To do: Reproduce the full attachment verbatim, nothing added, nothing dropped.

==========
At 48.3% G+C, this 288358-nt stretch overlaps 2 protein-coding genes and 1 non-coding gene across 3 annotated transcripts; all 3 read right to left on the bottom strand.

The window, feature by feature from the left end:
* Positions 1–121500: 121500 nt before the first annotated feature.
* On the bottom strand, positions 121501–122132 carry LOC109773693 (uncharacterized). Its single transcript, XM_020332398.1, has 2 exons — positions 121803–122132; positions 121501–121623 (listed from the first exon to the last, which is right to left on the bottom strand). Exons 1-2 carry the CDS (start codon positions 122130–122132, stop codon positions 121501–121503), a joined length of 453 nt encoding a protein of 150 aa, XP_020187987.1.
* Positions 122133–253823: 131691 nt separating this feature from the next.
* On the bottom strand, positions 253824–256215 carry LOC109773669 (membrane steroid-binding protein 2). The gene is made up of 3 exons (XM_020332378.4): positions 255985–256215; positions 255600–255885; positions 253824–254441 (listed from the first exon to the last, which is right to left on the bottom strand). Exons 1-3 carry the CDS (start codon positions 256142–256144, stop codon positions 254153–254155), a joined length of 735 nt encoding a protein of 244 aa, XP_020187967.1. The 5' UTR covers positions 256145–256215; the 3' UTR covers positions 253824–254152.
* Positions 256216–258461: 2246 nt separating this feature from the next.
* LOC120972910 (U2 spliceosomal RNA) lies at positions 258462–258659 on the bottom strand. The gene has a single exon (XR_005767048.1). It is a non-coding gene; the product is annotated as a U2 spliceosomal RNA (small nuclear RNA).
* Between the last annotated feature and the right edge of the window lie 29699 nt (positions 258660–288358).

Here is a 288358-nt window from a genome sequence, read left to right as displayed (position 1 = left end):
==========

At 48.3% G+C, this 288358-nt stretch overlaps 2 protein-coding genes and 1 non-coding gene across 3 annotated transcripts; all 3 read right to left on the bottom strand.

The window, feature by feature from the left end:
* Positions 1–121500: 121500 nt before the first annotated feature.
* On the bottom strand, positions 121501–122132 carry LOC109773693 (uncharacterized). Its single transcript, XM_020332398.1, has 2 exons — positions 121803–122132; positions 121501–121623 (listed from the first exon to the last, which is right to left on the bottom strand). Exons 1-2 carry the CDS (start codon positions 122130–122132, stop codon positions 121501–121503), a joined length of 453 nt encoding a protein of 150 aa, XP_020187987.1.
* Positions 122133–253823: 131691 nt separating this feature from the next.
* On the bottom strand, positions 253824–256215 carry LOC109773669 (membrane steroid-binding protein 2). The gene is made up of 3 exons (XM_020332378.4): positions 255985–256215; positions 255600–255885; positions 253824–254441 (listed from the first exon to the last, which is right to left on the bottom strand). Exons 1-3 carry the CDS (start codon positions 256142–256144, stop codon positions 254153–254155), a joined length of 735 nt encoding a protein of 244 aa, XP_020187967.1. The 5' UTR covers positions 256145–256215; the 3' UTR covers positions 253824–254152.
* Positions 256216–258461: 2246 nt separating this feature from the next.
* LOC120972910 (U2 spliceosomal RNA) lies at positions 258462–258659 on the bottom strand. The gene has a single exon (XR_005767048.1). It is a non-coding gene; the product is annotated as a U2 spliceosomal RNA (small nuclear RNA).
* Between the last annotated feature and the right edge of the window lie 29699 nt (positions 258660–288358).

Here is a 288358-nt window from a genome sequence, read left to right as displayed (position 1 = left end):